According to the comments of a Google engineer on the code in the open source Android project, Google is working on a new "Pixel 2019". Well, of course, Google is working on new smartphones for this year. But what's interesting, like XDA Developers discovered over the weekend, is that the new phone should have better support for dual SIM cards. This could mean that Google Pixel 4 could work better on two different networks of mobile carriers at the same time, instead of having only one enabled and the other disabled (and forcing to choose which one it is).
In fact, the dual SIM functionality is active "dogfooding" on Google Pixel 3 at this time, which means that Google is already testing it internally on a phone that you could use today. We know this thanks to the comment of the Google engineer, which you can read below, but first, here are some contexts. Google Pixel 2 and 3 have both a physical SIM card slot and an eSIM, but both can not be active at the same time. This is in direct opposition to how the latest iPhone work, which are able to receive calls and messages from both networks.
Other Android phones can do similar tricks on multiple networks, and this feature is actually quite important for some people. In some regions of the world it is normal to quickly switch from one network to another to achieve the best data transmission speed and is also an advantage for people who travel a lot. The inability of Pixel 3 to have two active SIMs is a hassle for many people.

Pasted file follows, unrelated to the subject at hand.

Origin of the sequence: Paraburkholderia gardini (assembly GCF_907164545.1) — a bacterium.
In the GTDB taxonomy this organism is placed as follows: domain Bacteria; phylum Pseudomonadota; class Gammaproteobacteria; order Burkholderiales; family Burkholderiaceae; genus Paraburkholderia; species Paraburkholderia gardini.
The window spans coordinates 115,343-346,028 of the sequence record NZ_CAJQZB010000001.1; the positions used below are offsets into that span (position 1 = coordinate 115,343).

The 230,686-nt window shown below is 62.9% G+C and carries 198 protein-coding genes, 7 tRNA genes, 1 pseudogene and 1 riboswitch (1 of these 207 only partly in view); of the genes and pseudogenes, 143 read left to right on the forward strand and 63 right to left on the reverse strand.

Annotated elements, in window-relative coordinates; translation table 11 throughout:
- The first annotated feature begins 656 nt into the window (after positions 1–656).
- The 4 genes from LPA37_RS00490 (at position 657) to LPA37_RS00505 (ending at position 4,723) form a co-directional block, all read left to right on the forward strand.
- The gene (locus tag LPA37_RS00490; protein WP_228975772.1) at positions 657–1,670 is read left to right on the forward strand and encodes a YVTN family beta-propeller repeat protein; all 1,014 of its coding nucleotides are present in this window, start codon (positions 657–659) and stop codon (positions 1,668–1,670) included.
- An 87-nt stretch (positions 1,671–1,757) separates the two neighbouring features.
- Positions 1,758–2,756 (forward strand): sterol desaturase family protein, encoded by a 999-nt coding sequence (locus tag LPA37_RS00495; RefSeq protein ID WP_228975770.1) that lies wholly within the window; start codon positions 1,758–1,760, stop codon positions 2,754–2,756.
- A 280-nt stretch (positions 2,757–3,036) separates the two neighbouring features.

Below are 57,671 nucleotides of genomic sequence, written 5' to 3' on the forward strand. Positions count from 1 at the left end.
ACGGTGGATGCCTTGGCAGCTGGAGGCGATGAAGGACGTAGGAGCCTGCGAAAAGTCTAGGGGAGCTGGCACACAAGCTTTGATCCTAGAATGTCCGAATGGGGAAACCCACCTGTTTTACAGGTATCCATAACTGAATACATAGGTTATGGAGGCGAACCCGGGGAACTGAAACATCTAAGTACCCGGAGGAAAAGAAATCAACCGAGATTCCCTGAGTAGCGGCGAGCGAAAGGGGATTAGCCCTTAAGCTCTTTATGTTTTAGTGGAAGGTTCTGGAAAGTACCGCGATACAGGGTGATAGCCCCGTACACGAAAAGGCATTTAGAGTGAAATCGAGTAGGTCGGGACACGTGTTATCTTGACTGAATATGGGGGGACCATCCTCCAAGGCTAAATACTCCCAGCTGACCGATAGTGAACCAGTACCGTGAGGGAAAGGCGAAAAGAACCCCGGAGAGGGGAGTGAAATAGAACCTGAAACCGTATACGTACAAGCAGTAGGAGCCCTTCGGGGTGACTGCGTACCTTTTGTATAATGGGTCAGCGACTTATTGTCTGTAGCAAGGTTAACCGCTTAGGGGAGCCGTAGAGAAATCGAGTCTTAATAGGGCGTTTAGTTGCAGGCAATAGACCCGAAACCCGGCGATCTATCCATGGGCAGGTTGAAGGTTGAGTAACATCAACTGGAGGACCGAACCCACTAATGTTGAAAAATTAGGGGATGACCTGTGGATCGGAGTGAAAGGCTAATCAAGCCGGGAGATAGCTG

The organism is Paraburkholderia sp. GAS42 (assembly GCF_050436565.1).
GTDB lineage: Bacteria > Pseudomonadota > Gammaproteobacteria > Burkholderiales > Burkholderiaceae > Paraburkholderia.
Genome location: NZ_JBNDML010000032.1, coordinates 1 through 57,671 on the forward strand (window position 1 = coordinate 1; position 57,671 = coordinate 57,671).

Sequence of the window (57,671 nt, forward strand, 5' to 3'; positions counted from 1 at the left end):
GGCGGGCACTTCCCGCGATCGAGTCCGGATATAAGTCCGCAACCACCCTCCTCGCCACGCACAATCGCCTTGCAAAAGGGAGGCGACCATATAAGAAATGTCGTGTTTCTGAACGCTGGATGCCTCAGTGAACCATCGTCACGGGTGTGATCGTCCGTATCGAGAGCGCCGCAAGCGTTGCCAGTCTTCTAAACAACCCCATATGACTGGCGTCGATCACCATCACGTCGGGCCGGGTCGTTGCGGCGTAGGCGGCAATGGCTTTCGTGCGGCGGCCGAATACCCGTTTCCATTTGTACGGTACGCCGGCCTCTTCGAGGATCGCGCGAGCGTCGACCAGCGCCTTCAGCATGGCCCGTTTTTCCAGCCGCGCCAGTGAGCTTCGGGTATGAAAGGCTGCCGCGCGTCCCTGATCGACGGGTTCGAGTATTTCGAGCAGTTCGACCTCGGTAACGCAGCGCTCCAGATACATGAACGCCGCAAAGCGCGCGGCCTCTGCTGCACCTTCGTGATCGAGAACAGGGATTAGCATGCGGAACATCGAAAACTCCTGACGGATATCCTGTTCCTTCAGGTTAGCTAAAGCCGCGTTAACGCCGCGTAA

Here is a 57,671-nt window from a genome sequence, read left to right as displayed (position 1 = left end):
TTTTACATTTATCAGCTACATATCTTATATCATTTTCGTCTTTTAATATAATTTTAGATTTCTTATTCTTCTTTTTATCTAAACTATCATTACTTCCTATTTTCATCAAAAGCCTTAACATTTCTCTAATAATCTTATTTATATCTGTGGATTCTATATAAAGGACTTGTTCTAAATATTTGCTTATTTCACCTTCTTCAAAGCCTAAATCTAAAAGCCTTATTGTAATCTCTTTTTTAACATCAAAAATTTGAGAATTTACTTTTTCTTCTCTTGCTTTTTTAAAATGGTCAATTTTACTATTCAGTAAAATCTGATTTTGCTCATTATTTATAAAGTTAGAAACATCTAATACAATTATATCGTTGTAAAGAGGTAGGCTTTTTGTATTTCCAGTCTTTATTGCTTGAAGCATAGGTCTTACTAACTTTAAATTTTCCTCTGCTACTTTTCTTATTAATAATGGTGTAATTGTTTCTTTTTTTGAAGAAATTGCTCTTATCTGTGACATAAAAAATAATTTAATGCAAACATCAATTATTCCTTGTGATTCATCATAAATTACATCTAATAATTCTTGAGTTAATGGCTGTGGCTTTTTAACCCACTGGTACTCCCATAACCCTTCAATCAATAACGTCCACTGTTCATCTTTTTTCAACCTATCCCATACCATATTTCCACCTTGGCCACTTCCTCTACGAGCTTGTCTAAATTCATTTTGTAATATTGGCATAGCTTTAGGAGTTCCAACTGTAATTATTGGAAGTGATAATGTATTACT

This value Boolean will be set to true on 2019 devices by default.
Boolean is needed to differentiate 2018 Pixels (which has 2 SIM cards, but dual SIM functionality is limited to dog food) from 2019 Pixels (which will have dual SIM capabilities).
The flag will be updated via ether for dog food.
As for the bug you mentioned. In general, some devices will be single SIM, even if they contain two SIM cards, such as the Pixel 2018 case and this is a valid configuration.
The code here is essentially an engineer who is working on how Android itself will know if a phone supports dual SIM. XDA also emphasizes something you should know: there is more than one way to manage dual-SIM capabilities. One is "Dual SIM Dual Active" (DSDA) in which both SIM cards are active and can be used for calls, text and data. The other is "Dual SIM Dual Standby" (DSDS) in which the secondary SIM can only receive calls and texts, but is not fully active.
The iPhone uses DSDS and presumably this is what will come on Google Pixel 4. If the dual-SIM feature for current Pixels will ever get through Google's internal tests on your Pixel 3 is an open question. If I were Google, however, I would work hard to make sure that it works with Google Pixel Lite, because it will be more suitable for markets like India, where the double SIM is more appreciated.